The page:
I Wasn’t Looking To Vote For a Woman

The Republican National Convention wrapped up in my state of Minnesota last night, and I’ve regained my enthusiasm for the political season ahead after the never-ending primaries. I say very little about political issues at my website, trying to focus my writing more on the principles behind what we face.

Inevitably, politics comes down to people sometimes more than principles, and I’ve discovered how antagonistic we can become over our preferences of people. I don’t really want to stir that pot very often. I’ve been posting recipes on Friday, so maybe I can stir a little today.

The choice of Alaska Governor Sarah Palin as the Republican candidate for vice president is refreshing. I wasn’t that excited about John McCain as the Republican presidential candidate, but that’s changing with his choice of a running mate. She interests me for two reasons—she’s a conservative woman and she seems more real than any other candidate I’ve seen.

Often in my demographic I feel clumped into a women’s voting block that has nothing to do with my own political and social philosophy. Rarely is there a face for the kind of woman I want to see. Sarah Palin hits close to my mark with conservative principles, but even more impressive to me is that she retains femininity in leadership.

I’m not embarrassed to admit that I believe femininity is an asset in leadership. Listen to her speech at the convention and watch how she delivered it. Here’s one example I liked:

No one expects us to agree on everything. But we are expected to govern with integrity, good will, clear convictions, and … a servant’s heart. I pledge to all Americans that I will carry myself in this spirit as vice president of the United States.

Her tone of voice, her choice of words and her mannerisms flow from her nurturing and feminine perspective. That complementary role has been diminished by the contrast of some women who want to compete with a man’s approach rather than embrace their own. When I saw Sarah Palin alongside John McCain, I pictured the partnership of male and female influences and how that can enhance the governing of our country at this time.

While much has been said about her age, her experience, and her family,  I believe the circumstances of her background are her asset. They show she is a real person with a perspective closer to the average citizen than most. When I listen to her story, it makes me think she would listen to me. She said,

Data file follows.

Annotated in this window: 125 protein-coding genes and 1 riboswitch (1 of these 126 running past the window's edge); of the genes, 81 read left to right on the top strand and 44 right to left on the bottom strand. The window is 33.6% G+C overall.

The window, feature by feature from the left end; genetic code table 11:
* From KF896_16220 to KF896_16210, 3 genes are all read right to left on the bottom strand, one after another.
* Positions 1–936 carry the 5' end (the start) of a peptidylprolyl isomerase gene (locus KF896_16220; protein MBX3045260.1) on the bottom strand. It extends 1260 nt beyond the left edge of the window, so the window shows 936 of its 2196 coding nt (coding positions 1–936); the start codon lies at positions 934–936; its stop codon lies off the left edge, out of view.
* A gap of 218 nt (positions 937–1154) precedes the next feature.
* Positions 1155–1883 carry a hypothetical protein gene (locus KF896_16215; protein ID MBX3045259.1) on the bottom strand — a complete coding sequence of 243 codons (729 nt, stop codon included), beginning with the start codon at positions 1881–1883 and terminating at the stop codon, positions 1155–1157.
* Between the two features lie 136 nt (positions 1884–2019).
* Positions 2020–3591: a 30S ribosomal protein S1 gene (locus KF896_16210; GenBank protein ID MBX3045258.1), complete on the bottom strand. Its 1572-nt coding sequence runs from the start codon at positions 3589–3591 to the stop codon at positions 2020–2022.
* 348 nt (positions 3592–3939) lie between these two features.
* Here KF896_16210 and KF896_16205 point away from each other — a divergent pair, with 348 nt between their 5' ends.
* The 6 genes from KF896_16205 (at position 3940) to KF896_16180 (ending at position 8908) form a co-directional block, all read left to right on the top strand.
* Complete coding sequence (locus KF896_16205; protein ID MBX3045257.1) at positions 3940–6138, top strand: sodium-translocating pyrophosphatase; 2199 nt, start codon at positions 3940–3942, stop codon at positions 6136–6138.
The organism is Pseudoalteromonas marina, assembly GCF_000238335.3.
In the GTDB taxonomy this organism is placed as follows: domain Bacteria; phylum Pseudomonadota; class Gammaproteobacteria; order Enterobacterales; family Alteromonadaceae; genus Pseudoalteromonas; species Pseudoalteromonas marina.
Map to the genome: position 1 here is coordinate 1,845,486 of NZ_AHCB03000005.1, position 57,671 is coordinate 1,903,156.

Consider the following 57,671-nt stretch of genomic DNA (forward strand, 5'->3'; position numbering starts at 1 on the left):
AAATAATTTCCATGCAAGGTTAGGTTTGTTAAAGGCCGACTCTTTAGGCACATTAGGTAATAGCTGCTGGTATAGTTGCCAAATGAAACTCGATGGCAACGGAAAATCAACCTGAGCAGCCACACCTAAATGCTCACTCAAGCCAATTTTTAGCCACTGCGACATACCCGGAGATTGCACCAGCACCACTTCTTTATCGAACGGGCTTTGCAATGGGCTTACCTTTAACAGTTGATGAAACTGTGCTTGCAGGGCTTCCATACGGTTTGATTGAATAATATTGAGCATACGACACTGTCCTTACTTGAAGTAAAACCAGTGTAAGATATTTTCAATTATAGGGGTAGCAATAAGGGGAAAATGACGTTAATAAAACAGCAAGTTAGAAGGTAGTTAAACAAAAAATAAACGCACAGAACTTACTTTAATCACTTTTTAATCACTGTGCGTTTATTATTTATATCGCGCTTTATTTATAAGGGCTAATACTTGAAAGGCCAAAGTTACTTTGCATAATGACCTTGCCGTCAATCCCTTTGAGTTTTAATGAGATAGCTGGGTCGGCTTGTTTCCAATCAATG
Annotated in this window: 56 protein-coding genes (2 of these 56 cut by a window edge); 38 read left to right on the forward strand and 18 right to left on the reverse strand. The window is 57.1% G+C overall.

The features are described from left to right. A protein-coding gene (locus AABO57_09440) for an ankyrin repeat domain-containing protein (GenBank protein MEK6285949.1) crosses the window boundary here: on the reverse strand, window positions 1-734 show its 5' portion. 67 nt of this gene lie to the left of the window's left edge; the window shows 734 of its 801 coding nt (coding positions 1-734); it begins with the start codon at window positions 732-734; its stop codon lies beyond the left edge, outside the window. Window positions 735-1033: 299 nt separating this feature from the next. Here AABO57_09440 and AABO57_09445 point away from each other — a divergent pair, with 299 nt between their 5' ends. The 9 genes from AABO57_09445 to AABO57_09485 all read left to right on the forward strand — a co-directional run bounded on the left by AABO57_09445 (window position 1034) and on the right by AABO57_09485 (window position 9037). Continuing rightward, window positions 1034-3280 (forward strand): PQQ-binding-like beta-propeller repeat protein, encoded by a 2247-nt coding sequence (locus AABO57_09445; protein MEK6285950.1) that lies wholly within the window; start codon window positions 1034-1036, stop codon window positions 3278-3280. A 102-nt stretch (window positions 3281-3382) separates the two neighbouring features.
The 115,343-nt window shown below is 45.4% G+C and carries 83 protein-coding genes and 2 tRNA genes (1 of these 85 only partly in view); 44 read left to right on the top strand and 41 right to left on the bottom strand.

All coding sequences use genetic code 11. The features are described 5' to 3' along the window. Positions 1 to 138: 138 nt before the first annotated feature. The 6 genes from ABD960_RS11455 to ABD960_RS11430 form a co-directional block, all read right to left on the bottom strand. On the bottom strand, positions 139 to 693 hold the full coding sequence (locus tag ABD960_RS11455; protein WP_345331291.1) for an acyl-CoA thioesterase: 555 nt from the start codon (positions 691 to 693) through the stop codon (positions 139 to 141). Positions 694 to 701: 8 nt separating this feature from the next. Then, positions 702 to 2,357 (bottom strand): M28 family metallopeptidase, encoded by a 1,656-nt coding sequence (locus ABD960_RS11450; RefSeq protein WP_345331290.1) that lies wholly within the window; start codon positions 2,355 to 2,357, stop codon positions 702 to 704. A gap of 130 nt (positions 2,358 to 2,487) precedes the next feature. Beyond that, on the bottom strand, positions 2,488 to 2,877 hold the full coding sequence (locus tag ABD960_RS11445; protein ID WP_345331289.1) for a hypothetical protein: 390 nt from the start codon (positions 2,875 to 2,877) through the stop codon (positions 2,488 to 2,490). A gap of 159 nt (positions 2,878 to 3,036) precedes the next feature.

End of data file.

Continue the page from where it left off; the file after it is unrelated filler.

I had the privilege of living most of my life in a small town. I was just your average hockey mom and signed up for the PTA because I wanted to make my kids’ public education better.When I ran for City Council, I didn’t need focus groups and voter profiles because I knew those voters, and knew their families, too.

But here’s a little news flash for all those reporters and commentators: I’m not going to Washington to seek their good opinion. I’m going to Washington to serve the people of this country. Americans expect us to go to Washington for the right reasons, and not just to mingle with the right people.

In this way, Sarah Palin shows an average American can turn citizenship into leadership. Her example encourages me to do the same in my own way.  While I didn’t go looking for someone who fit my demographic, I am pleased to finally have the choice.

Listen or read the transcript of Sarah Palin’s acceptance speech at the Republican National Convention.

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2 Comments

  1. Karin
    Sep 5, 2008

    I too wasn’t looking forrward to voting on a ticket with a woman on it, but after listening to Sarah’s speech that night, I’m totally sold! She’s a dynamic woman with leadership capabilities along with not compromising her family responsibilties. I was totally impressed with her! I agree with what you said about how an average citizenship can turn into leadership. I also loved it when she said that we won’t always agree but we are expected to govern with integrity, good will, clear convictions…and a servants heart!! That’s what it’s all about!

  2. kristi
    Sep 5, 2008

    While there are no circumstances that would ever exist for me to vote for McCain/Palin (their politics are the polar opposite of my own) I do admire a woman who is able to balance a demanding job with her family life in a way that at least appears to be working.

    She didn’t write her own speech, though (most politicians don’t). It was written by a Bush speechwriter.

    One other point: in 2000, people liked George Bush because he seemed approachable, an “everyman” if you will. He was someone average people could see themselves having a beer with. It seems many are viewing Palin in much the same way. For me, I want the leader of this country and his VP to be more than ordinary, refreshing, and approachable. I want him or her to have the knowledge, skills, and experience needed to repair all the damage that’s been done in the past 8 years. Much as she seems like a decent human being, I just don’t see these qualities in Palin.

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